Windhoek — Of the total budget of N$2.3 million earmarked for the rural sanitation programme during the last financial year N$1.4 million has been spent to construct toilets in Windhoek Rural Constituency as part of the Harambee Prosperity Plan.
During the State of the Region Address (SORA) last week Khomas Regional Governor Laura McLeod-Katjirua revealed that to date the council has successfully constructed 105 toilets - at Aubabib, Khanubeb, Noasport and Dordabis localities.
She said currently contractors have been appointed to construct a total of 72 toilets at Fam Versailles and Stinkwater.
The governor noted that initially the Khomas Regional Council had planned to construct 223 such toilets but this could not happen due to continuous land shortage issues. In the end, they could only start construction during the 2018/129 financial year. This, she says, forced them to reduce the number from 223 to 185 toilets.
"As it happens elsewhere in this region, the land issue still haunts us, as in some instances we had to pull off-site due to land disputes. At Khanubeb we could not finish constructing 38 toilets due to the same problem and we had to relocate to other sites," she said.
However, she reported that the first 27 units are planned to be handed over at Aubabib.
In terms of water and sewer infrastructure, she said, during the previous financial year Windhoek completed a multi-million-dollar project to provide individual house connections to recently formalised erven in the low-income area of Havana.
According to her, a similar project will be rolled out further to areas identified in Otjomuise, Katutura and Havana.
McLeod-Katjirua noted there is however a substantial cost associated with these projects and it can only be done as financial resources are availed.
Further, she added, the city is currently busy with additional projects investigating the further expansion of the utilisation of the Windhoek aquifer, as well as addressing quality concerns that were experienced in the past.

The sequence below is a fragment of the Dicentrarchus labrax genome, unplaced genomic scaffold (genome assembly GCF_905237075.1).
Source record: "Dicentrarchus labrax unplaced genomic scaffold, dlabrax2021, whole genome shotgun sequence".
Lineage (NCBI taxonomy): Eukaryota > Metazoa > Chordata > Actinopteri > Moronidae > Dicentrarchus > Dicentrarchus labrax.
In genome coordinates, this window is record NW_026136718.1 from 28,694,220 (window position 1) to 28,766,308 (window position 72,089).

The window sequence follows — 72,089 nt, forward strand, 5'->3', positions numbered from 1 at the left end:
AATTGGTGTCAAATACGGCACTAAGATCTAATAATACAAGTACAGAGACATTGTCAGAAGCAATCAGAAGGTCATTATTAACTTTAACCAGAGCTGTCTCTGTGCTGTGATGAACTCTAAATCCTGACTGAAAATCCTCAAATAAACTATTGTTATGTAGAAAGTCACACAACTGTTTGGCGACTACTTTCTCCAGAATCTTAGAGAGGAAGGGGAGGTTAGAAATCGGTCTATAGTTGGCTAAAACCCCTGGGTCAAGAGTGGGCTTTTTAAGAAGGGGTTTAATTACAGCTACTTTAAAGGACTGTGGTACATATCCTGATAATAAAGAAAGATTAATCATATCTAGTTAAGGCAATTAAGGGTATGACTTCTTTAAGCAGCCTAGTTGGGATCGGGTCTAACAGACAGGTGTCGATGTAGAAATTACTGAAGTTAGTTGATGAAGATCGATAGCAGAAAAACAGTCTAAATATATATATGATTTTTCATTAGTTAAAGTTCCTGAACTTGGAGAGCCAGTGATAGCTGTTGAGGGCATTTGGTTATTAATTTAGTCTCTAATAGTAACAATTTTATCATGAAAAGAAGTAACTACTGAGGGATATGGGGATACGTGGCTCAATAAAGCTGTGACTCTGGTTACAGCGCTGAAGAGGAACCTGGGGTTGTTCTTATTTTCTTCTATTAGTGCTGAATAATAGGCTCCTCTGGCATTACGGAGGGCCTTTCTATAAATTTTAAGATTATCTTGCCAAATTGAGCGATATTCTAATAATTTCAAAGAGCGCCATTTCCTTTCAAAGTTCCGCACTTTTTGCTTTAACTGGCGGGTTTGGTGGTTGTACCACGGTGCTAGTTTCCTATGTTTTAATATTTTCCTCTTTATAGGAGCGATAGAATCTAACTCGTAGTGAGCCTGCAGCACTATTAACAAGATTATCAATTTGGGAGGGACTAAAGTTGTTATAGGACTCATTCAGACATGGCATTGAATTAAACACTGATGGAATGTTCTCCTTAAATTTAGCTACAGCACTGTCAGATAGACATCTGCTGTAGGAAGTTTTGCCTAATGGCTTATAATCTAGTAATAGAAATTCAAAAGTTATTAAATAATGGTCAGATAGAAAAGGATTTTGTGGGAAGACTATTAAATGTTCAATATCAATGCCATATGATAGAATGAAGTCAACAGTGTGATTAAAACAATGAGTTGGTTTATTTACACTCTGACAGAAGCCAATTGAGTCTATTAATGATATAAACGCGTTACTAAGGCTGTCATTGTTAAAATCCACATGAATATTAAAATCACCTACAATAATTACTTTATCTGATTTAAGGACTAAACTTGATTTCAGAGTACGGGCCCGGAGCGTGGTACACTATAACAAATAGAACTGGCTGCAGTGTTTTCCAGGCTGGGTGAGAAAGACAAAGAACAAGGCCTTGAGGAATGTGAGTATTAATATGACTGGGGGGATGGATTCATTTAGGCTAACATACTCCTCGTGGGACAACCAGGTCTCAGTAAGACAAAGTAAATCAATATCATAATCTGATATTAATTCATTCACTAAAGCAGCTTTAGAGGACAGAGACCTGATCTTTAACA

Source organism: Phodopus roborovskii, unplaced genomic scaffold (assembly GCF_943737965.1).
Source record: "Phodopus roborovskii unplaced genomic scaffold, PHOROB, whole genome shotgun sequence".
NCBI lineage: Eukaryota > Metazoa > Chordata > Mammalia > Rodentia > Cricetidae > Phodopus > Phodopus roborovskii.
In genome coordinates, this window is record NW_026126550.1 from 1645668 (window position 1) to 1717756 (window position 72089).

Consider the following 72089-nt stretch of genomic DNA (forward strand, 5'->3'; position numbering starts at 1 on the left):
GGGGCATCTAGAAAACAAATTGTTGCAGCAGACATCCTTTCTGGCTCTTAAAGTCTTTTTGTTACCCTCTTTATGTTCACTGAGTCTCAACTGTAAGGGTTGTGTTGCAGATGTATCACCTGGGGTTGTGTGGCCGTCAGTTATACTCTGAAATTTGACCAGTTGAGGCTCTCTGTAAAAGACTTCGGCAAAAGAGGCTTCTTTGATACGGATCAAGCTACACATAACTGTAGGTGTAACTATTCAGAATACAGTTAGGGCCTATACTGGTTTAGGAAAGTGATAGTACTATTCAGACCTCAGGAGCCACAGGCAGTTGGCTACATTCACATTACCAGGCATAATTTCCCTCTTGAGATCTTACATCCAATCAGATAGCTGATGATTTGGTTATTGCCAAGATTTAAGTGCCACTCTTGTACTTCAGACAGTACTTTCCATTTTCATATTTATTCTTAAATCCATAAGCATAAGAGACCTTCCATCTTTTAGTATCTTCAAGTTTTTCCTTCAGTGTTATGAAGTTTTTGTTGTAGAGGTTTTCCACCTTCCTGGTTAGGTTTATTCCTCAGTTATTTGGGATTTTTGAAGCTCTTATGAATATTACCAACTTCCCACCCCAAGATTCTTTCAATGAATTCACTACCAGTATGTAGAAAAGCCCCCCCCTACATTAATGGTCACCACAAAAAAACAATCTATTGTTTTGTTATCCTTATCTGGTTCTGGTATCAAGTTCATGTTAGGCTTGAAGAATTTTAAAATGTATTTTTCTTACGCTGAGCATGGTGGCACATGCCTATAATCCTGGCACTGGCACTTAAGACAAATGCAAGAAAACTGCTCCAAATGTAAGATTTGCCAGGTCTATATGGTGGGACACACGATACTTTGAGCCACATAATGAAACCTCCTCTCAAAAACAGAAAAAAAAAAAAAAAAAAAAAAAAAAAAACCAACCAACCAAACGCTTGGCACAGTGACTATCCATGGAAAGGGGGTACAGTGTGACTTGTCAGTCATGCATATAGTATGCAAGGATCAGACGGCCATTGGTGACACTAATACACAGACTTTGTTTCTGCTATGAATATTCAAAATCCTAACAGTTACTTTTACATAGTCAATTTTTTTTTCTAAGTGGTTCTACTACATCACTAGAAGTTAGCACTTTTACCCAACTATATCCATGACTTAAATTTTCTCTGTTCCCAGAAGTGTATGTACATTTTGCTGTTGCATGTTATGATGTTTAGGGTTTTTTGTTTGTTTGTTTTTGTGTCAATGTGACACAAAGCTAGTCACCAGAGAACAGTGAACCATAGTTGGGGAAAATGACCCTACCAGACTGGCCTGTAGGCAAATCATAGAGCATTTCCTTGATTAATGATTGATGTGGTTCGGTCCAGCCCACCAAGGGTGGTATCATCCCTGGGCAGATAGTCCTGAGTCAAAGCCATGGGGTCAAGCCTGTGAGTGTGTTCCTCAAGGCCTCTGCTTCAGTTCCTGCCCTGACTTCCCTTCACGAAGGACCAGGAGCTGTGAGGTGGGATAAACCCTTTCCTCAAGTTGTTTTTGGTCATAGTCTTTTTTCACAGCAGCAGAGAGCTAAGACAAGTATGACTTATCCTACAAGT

This, she says, is in line with the city's aim to deliver sufficient water of an acceptable quality to all its residents.
With the recent hepatitis E outbreak in some of the areas, emergency funding to the value of N$50 million was provided for sanitation and better access to potable water by residents.
The infrastructure, water and technical services department, McLeod-Katjirua indicated, is busy with a project to geo-refenrce all stand-pipes. This will allow for better and more cost-effective planning and installations focusing on areas that have none to very little coverage.
In addition, the department is busy with an expanded rol-out programme to assist with curbing the hepatitis E outbreak.
The city, she said, spent approximately N$1.4 million since January this year in the construction of more than 18 kilometres of pipelines aimed at exclusively improving access to drinking water in the informal areas of Moses
//Garoëb and Samora Machel constituencies.
As part of the hepatitis E and listeriosis project, the city has planned and is in the process to install 370 stand-pipes providing better access to safe drinking water, as well as providing an additional 88 running-water toilets in the various informal areas.